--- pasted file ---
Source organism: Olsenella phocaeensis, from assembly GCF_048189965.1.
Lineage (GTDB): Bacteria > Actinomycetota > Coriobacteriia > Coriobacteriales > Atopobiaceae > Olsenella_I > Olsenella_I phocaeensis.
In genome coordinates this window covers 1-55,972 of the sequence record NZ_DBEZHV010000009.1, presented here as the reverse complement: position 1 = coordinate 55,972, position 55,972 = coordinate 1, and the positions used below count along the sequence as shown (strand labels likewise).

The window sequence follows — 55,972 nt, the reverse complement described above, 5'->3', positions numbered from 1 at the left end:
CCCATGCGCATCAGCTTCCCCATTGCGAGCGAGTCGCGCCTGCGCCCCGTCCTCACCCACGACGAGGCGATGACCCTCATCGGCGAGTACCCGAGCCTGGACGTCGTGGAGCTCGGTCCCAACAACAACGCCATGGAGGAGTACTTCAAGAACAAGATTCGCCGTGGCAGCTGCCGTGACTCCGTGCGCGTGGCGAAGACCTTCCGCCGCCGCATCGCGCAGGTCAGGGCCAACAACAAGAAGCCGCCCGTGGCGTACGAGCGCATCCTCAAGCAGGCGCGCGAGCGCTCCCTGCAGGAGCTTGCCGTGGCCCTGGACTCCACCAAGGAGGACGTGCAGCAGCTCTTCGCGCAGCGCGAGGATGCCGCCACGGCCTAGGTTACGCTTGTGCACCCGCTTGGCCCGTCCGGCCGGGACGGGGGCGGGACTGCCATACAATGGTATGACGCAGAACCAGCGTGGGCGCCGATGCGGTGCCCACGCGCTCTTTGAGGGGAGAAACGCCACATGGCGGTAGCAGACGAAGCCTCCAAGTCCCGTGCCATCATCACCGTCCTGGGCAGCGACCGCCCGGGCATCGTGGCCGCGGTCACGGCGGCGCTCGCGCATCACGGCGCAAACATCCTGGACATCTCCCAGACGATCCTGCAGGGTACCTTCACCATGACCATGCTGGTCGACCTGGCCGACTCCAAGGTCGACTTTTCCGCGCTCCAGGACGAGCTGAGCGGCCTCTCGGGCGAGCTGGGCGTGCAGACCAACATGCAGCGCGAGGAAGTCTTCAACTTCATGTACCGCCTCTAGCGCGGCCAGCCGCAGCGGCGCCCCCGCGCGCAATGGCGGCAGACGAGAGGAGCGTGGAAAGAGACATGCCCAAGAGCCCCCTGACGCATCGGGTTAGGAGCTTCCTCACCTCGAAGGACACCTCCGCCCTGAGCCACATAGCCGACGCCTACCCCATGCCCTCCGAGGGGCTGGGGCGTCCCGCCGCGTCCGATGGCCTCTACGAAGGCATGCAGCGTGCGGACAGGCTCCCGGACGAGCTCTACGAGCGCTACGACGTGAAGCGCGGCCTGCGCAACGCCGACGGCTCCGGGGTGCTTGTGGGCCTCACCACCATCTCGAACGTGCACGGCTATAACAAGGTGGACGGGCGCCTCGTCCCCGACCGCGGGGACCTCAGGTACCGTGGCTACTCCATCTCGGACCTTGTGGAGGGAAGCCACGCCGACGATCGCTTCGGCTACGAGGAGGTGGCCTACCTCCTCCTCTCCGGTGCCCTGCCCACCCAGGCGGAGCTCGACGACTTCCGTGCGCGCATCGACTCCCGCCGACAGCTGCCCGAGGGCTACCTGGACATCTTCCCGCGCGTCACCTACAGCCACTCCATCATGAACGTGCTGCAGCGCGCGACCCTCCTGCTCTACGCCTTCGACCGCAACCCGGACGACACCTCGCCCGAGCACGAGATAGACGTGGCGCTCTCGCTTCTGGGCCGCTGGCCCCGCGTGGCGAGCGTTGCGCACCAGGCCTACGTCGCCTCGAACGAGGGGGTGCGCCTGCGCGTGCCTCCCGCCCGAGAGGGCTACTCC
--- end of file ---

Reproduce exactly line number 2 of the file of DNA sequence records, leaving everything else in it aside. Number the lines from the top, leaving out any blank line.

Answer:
Lineage (GTDB): Bacteria > Actinomycetota > Coriobacteriia > Coriobacteriales > Atopobiaceae > Olsenella_I > Olsenella_I phocaeensis.